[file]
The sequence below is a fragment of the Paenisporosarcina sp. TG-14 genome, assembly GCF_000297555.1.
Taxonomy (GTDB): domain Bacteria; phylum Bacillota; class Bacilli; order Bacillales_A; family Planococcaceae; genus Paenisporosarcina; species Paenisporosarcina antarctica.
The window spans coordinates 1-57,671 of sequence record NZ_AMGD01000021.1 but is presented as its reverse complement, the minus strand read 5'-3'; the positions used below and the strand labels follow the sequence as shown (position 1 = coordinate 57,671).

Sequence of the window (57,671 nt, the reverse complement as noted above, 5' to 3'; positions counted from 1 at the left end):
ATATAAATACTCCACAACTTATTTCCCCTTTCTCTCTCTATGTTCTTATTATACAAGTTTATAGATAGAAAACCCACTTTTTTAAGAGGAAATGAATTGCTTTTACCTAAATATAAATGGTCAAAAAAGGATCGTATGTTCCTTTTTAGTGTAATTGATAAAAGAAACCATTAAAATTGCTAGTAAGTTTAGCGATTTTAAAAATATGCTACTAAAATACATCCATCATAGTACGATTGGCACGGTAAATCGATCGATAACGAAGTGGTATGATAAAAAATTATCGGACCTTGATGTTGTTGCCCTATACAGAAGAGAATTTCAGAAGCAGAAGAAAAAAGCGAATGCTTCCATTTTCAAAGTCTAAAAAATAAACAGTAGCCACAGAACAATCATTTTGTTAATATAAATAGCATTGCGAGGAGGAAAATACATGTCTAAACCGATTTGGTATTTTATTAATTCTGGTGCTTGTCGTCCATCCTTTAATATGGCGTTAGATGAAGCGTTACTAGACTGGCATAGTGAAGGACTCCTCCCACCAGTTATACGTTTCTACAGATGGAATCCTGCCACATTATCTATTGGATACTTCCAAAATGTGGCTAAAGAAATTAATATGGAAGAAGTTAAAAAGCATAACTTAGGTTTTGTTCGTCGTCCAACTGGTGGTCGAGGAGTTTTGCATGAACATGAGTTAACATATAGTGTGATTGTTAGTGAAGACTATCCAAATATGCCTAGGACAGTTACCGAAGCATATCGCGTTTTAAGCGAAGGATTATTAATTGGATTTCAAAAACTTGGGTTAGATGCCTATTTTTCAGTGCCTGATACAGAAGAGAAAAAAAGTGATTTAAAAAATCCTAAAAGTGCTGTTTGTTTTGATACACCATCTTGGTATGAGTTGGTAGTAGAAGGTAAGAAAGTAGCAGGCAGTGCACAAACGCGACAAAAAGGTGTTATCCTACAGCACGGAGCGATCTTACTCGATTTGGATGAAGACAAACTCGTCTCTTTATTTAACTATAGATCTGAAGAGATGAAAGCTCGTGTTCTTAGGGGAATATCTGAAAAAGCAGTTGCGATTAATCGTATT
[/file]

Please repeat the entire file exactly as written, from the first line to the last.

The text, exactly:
The sequence below is a fragment of the Paenisporosarcina sp. TG-14 genome, assembly GCF_000297555.1.
Taxonomy (GTDB): domain Bacteria; phylum Bacillota; class Bacilli; order Bacillales_A; family Planococcaceae; genus Paenisporosarcina; species Paenisporosarcina antarctica.
The window spans coordinates 1-57,671 of sequence record NZ_AMGD01000021.1 but is presented as its reverse complement, the minus strand read 5'-3'; the positions used below and the strand labels follow the sequence as shown (position 1 = coordinate 57,671).

Sequence of the window (57,671 nt, the reverse complement as noted above, 5' to 3'; positions counted from 1 at the left end):
ATATAAATACTCCACAACTTATTTCCCCTTTCTCTCTCTATGTTCTTATTATACAAGTTTATAGATAGAAAACCCACTTTTTTAAGAGGAAATGAATTGCTTTTACCTAAATATAAATGGTCAAAAAAGGATCGTATGTTCCTTTTTAGTGTAATTGATAAAAGAAACCATTAAAATTGCTAGTAAGTTTAGCGATTTTAAAAATATGCTACTAAAATACATCCATCATAGTACGATTGGCACGGTAAATCGATCGATAACGAAGTGGTATGATAAAAAATTATCGGACCTTGATGTTGTTGCCCTATACAGAAGAGAATTTCAGAAGCAGAAGAAAAAAGCGAATGCTTCCATTTTCAAAGTCTAAAAAATAAACAGTAGCCACAGAACAATCATTTTGTTAATATAAATAGCATTGCGAGGAGGAAAATACATGTCTAAACCGATTTGGTATTTTATTAATTCTGGTGCTTGTCGTCCATCCTTTAATATGGCGTTAGATGAAGCGTTACTAGACTGGCATAGTGAAGGACTCCTCCCACCAGTTATACGTTTCTACAGATGGAATCCTGCCACATTATCTATTGGATACTTCCAAAATGTGGCTAAAGAAATTAATATGGAAGAAGTTAAAAAGCATAACTTAGGTTTTGTTCGTCGTCCAACTGGTGGTCGAGGAGTTTTGCATGAACATGAGTTAACATATAGTGTGATTGTTAGTGAAGACTATCCAAATATGCCTAGGACAGTTACCGAAGCATATCGCGTTTTAAGCGAAGGATTATTAATTGGATTTCAAAAACTTGGGTTAGATGCCTATTTTTCAGTGCCTGATACAGAAGAGAAAAAAAGTGATTTAAAAAATCCTAAAAGTGCTGTTTGTTTTGATACACCATCTTGGTATGAGTTGGTAGTAGAAGGTAAGAAAGTAGCAGGCAGTGCACAAACGCGACAAAAAGGTGTTATCCTACAGCACGGAGCGATCTTACTCGATTTGGATGAAGACAAACTCGTCTCTTTATTTAACTATAGATCTGAAGAGATGAAAGCTCGTGTTCTTAGGGGAATATCTGAAAAAGCAGTTGCGATTAATCGTATT